Wednesday, 29 February 2012


I've been getting myself in a bit of a pickle recently. It happens from time to time, generally when I have too much to coordinate. The fret lasts until the mountains have been climbed and the streams forged and I emerge at the other side with a satisfactory sense of a job well done.

My husband reckons that I'm a worrier but that's not it. A worrier is someone who sees disaster around every corner, who fears death and destruction at the slightest delay in arrival, someone who worries if they don't have anything to worry about.

But I tend to trust that things are fine unless I hear otherwise. No. I'm not a worrier. I'm a fretter.

I start to fret when there are events on the horizon that will require careful planning. I am good at planning. I like to think things through so that every eventuality is considered and closed off. And most of the time that is fine and dandy. After all, my life is one long logistical challenge and if I spent the whole time fretting about all the arrangements I'd be bonkers by now.

What makes me fret is multiple plans. Day to day I can do but if you start to layer things on top I begin to twitch. For example, planning a holiday is fine. It's complicated, sorting washing and packing and arranging for the cats to be fed and the milk stopped and the fridge emptied and the house clean and the currency bought and the agenda fixed and the tickets printed off and the gadgets charged but it's fine. I enjoy the challenge.

But layer a holiday with some thing else, say a show that involves us all for ten nights but not necessarily the same nights. Who is where, when they need collecting, who will sit with the ones left at home, what will they be fed and when?

Then what about a birthday chucked into the mix for good measure? Not just any birthday but one that only comes round every four years. Cue high expectations and even higher fret levels. Heavily themed party, dressing up, cake. You know the kind of thing.

Ok, now I'm properly fretting. My head feels like it's going to explode as I try to work out how I'm supposed to remember everything and manage it all without dropping a clanger. There are subsidiary things floating around too. An assignment for Uni with the necessary reading round, an election, two book groups, a gym competition, a ballet exam and a school show on top of the 32 activities a week, homework, teenage girls, music practice, cooking, tidying, laundry, cleaning, shopping.

And now I start to sound like a martyr but I don't mean to because my life is only more complicated than other people's by virtue of having more children to factor in. The point is that it makes me fret. I convince myself that I cannot possibly get it all done and that I will overlook something crucial and there will be a disaster and it will all be my fault and my children will hate me for ever and on and on into a huge, dark, spiralling black hole of fret.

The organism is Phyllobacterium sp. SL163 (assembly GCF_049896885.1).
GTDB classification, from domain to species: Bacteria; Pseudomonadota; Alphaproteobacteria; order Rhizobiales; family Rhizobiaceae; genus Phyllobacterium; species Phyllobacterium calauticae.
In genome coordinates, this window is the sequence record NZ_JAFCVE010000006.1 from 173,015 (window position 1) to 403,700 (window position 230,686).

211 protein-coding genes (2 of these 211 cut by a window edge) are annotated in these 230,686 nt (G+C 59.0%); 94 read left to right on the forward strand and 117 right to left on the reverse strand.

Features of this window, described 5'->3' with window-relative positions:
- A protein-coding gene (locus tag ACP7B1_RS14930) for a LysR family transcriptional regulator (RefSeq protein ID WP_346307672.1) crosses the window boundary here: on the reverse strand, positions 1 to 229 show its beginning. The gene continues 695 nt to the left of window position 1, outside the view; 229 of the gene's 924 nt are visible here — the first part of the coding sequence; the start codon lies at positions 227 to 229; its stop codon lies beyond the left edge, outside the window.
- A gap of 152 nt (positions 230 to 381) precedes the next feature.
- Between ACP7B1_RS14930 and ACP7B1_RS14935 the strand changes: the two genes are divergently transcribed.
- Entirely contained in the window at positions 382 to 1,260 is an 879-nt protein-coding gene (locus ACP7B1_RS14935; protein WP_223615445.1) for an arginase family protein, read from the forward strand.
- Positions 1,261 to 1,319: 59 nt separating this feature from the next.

Of course it does all get done. I stamp around the place and have a little weep and  there are a few broken nights but step by step we get up to the top of the mountain and admire the view. And then we turn round and spot the next rise with a whole new set of things to fret about and then it starts all over again!

I'd love to be a calmer kind of person, to float through life singing ce sera sera and not getting into such a tizzy. But I'm not. I can't help it. It's just the way I am. A natural born fretter.

Next week I'm going skiing with friends to unwind and recharge. Of course, until then I shall be fretting about who will have the children and what they'll eat and who will pay the sax teacher and if they'll remember to feed the cats and................

Sunday, 19 February 2012


We were in Amsterdam last week and we visited Anne Frank's house. It was harrowing and heartbreaking as you would expect. All those people hiding for all that time and all in vain. But what made the biggest impact on me was unexpected. At the end of the tour there is a short film that Otto Frank made in the 60s. He said that he didn't know that his daughter was keeping a diary and after he had read it  he had thought that perhaps he didn't know his daughter at all, so deep and personal were the things that she had recorded.

I am an inveterate diary keeper. I have them going back to the 80s, recording my life as I saw it. The major events are all there. School and exams, my first boyfriend, university, my working life, my wedding and the birth of my children. And then, about two years ago, I stopped writing. January came and I chose not to buy a diary. In fact if truth be told, I stopped really writing when there became a possibility that someone would read them. After the birth of my children the function of my diary changes from being an account of my innermost soul to a simple record of day to day events, no less valuable but not what I wrote a diary for.

So when I heard Otto Frank speak about Anne's diary two things struck me. Firstly, as a mother, is it true that you hardly know your children? I tried to exclude myself from the generalisation. He was a father and a father in an era when openness was not embraced as it is today. Of course his comments didn't apply. But my objections sounded hollow even to me. How would I ever really know what was going on in the heads of my children? Even when they are young, they keep things back, things they think might upset you or get them into trouble. Eventually I concluded that there is nothing wrong with not knowing your children as well as you'd like. As long as they are happy why does it matter? Surely it's simply vanity to assume that you know what goes on inside another's mind.

So then I looked at myself. Throughout my life I have recorded, albeit unintentionally, how I have changed and developed as a person. You don't necessarily spot the shifting opinions as they happen but a comparison of the musings of one year with the next will show a developing psyche as it deals with life's hurdles. I change all the time. I know this because I blog and play on Facebook and by these two media I am able to see how my responses to situations alter. But you have to dig deep to spot it and it all smacks a bit too much of navel gazing for my liking. Better to write a diary and record those changes honestly and in one place.

This is not a light bulb moment for me. I have toyed with the idea of a diary ever since I gave one up. My iPad stores various Journal apps, each more aesthetically pleasing than the last and I have written things down from time to time behind the security of an obscure password. But when I mentioned writing a diary on my iPad to my eldest she looked at me in horror. "You can't do that!" She exclaimed. "It's not a proper diary if you don't write it with a pen." And I think she might be right. Tempting though it is to start typing behind a little app icon, such a function lacks the soul of having to find it in your heart to form the words on the page. It's a bit like the difference between paying on a credit card and counting out the cash from your wallet. One thing is for sure though. If I venture back down that path I need to be honest with myself and not give two hoots about whoever might read it. Rather like writing a blog really.